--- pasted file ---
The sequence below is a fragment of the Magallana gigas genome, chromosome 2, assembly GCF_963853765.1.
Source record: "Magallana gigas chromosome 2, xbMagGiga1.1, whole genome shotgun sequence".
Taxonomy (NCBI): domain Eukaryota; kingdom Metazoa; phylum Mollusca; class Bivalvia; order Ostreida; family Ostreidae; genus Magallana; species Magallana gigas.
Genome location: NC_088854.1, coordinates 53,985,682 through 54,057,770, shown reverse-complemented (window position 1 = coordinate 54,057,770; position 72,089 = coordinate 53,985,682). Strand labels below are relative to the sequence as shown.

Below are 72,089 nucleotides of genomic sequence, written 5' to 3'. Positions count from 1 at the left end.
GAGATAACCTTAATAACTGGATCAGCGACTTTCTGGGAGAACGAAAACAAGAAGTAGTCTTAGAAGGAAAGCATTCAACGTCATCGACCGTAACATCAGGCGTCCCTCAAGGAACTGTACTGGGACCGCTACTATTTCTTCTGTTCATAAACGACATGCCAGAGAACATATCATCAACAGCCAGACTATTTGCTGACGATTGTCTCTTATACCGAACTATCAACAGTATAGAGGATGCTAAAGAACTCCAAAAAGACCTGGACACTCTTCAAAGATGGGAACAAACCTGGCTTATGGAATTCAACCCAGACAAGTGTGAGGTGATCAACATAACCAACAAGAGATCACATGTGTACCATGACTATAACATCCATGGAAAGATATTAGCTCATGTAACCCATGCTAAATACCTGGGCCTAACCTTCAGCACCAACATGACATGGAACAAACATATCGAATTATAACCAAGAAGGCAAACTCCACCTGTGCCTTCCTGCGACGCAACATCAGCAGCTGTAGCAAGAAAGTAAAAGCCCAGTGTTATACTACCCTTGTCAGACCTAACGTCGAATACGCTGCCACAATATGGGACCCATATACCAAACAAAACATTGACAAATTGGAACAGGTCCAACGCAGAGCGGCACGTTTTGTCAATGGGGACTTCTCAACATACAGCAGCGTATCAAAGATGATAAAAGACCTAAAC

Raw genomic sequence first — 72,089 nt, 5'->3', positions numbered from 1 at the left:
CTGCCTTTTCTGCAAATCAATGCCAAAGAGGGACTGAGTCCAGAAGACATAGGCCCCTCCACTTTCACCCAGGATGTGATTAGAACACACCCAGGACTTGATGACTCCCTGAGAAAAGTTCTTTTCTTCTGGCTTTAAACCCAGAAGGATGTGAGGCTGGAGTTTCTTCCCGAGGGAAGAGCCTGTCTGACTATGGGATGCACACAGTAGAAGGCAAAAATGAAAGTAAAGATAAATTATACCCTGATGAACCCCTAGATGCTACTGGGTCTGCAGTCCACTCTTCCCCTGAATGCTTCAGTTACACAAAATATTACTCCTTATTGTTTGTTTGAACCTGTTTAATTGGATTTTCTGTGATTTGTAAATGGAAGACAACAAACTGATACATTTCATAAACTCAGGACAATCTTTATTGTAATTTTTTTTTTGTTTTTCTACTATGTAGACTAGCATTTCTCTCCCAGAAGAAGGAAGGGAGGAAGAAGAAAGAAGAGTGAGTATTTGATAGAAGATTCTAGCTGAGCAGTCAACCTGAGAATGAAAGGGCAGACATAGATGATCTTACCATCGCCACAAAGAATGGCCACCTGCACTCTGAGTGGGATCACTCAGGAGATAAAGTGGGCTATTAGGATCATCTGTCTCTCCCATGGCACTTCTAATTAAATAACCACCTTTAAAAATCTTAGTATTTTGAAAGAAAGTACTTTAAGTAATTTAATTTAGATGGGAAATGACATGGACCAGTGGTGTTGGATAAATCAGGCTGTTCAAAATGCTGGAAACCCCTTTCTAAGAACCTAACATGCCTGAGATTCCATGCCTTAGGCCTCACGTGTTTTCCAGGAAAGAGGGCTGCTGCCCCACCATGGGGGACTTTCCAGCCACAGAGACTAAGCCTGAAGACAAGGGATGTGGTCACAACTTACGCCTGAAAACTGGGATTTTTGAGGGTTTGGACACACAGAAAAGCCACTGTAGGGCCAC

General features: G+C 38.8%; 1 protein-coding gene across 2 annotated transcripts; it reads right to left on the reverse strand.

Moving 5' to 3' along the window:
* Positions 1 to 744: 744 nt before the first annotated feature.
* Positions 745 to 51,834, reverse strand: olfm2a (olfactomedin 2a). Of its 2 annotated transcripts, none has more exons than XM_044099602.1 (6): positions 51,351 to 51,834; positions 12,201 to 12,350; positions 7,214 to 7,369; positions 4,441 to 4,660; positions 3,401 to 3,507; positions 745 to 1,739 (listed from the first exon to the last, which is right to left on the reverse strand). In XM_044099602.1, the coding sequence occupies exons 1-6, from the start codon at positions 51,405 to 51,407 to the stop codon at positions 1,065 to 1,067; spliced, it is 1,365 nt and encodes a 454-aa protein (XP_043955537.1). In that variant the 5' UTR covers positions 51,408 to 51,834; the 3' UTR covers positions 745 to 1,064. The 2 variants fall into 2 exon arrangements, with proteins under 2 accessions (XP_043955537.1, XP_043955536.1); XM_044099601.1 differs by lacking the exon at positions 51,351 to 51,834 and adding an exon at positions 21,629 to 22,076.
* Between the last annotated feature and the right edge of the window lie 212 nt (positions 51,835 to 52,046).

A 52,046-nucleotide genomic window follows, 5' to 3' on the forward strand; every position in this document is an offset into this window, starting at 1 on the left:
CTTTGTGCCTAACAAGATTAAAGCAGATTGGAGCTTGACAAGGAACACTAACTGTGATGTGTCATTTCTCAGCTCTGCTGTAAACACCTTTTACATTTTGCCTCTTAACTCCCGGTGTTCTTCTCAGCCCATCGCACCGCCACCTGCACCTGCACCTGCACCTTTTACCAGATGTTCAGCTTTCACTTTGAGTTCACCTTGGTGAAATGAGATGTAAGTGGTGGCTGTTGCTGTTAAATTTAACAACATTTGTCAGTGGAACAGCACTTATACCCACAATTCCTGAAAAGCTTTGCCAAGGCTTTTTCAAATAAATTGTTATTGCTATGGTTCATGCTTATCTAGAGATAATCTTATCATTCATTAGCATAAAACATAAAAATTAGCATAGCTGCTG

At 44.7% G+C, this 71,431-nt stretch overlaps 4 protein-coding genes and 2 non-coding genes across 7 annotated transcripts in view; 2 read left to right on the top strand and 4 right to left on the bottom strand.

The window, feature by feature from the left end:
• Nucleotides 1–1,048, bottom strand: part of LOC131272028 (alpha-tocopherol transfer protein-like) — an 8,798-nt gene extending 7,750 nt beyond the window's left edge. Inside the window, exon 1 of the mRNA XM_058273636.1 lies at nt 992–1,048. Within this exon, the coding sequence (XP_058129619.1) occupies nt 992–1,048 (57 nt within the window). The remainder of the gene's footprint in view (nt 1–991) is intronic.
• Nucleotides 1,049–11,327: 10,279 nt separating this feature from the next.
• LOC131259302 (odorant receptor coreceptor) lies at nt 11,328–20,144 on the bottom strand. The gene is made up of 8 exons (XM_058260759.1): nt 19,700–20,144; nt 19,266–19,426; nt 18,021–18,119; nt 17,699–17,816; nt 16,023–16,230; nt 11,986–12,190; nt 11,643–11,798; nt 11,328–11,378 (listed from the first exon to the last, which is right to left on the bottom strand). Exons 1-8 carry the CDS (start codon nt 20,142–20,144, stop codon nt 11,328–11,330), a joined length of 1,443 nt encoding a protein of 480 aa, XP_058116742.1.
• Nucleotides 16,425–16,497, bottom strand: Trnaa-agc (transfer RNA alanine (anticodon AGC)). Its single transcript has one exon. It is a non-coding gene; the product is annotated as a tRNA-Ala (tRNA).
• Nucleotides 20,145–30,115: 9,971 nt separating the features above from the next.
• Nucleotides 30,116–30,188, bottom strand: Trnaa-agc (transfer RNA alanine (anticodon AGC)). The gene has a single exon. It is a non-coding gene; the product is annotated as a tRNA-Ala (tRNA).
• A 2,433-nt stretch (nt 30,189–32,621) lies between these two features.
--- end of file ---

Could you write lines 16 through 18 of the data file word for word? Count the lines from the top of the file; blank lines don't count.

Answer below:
At 44.7% G+C, this 71,431-nt stretch overlaps 4 protein-coding genes and 2 non-coding genes across 7 annotated transcripts in view; 2 read left to right on the top strand and 4 right to left on the bottom strand.

The window, feature by feature from the left end:
• Nucleotides 1–1,048, bottom strand: part of LOC131272028 (alpha-tocopherol transfer protein-like) — an 8,798-nt gene extending 7,750 nt beyond the window's left edge. Inside the window, exon 1 of the mRNA XM_058273636.1 lies at nt 992–1,048. Within this exon, the coding sequence (XP_058129619.1) occupies nt 992–1,048 (57 nt within the window). The remainder of the gene's footprint in view (nt 1–991) is intronic.